So, as is usual when I run across a source taking some very strong position, my take on swung from "That's weirdly hostile" to "That's a good point," and ended up somewhere in the wishy-washy middle. It's certainly true that the creation of particles in high-energy collisions is a cleaner example of conversion between energy and mass than nuclear power is, so as much as I'm tired of hearing about particle physics, I still spent more time on that than on nuclear power in the E = mc2. Given that 99% of the mass of everything has its origin in strong interactions, though, I can't get all that worked up over the distinction. It's a decent enough hook for a blog post, though...
...I will be sodding buggered. That's really interesting to learn, that most of the "mass" in the world is really from force particles.
So from a really stupid chemist's point of view, would it be right to say that force and mass are inexorably linked, much like the particle and wave nature of matter? So that whenever you talk about one, you are really talking about the other at the same time?
I'd go a little further: the quarks are very far from being little billiard balls of specific weight that interact with each other strongly. The whole picture is inherently relativistic, and there is really no operational way of separating which part of the proton mass comes from the quark masses, and which comes from their interactions.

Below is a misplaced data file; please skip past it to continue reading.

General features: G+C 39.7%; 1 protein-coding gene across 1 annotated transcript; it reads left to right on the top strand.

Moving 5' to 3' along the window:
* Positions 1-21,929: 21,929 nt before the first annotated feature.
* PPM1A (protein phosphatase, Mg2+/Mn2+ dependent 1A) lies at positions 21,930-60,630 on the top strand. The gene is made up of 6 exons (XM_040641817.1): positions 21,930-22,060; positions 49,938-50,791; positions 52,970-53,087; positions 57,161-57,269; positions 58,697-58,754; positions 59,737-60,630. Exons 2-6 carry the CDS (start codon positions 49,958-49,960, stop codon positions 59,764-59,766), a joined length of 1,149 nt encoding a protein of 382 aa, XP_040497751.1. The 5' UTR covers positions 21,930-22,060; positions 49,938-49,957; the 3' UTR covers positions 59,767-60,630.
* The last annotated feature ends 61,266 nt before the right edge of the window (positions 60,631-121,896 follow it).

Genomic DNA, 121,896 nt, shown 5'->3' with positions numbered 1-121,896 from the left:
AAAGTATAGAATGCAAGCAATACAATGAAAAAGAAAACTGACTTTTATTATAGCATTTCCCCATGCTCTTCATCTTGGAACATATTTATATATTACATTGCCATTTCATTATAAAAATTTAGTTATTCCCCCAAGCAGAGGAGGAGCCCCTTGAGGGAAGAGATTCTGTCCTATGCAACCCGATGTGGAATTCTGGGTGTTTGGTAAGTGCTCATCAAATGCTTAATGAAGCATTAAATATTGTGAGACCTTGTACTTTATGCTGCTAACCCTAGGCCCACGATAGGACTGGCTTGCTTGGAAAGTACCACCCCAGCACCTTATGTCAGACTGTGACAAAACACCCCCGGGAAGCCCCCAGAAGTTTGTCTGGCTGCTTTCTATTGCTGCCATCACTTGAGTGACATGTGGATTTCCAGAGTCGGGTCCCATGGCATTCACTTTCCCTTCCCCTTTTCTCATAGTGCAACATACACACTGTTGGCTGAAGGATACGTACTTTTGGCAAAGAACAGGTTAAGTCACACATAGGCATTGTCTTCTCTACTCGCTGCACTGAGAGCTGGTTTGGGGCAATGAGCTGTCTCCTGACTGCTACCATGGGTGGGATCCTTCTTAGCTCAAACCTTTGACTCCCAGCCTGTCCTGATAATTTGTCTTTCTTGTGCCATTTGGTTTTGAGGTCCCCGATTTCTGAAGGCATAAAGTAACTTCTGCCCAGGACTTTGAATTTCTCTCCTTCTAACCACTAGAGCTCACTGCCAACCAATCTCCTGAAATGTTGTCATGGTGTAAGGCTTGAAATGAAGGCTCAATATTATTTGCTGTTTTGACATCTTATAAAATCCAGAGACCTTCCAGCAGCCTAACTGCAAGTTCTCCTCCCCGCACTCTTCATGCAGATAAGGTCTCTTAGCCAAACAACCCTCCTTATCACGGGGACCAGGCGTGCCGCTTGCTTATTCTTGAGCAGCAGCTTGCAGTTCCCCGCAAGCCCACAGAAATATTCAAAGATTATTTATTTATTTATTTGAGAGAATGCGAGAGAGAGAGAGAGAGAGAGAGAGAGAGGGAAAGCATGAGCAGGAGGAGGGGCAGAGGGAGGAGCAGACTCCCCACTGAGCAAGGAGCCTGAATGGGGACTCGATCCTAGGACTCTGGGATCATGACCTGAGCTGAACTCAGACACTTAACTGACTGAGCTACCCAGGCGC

The masses for quarks you quote have precise operational definition which has to do with how they scatter with each other at high energies, and losses its meaning as you go to low energies. For example, if you had exactly massless quarks, I don't think the proton mass would be that much lighter.
Energy and mass are equivalent. Not force. Their relationship is different from the wave/particle duality, but it is true that they are inexorably linked.
I read in an article about Wilczek that there are hundreds of virtual quark-antiquark pairs coming into existence and annihilating quickly (as virtual particles often do ... 'cept around black hole event horizons) around each proton. Is this true, or yet another science journalist gone astray?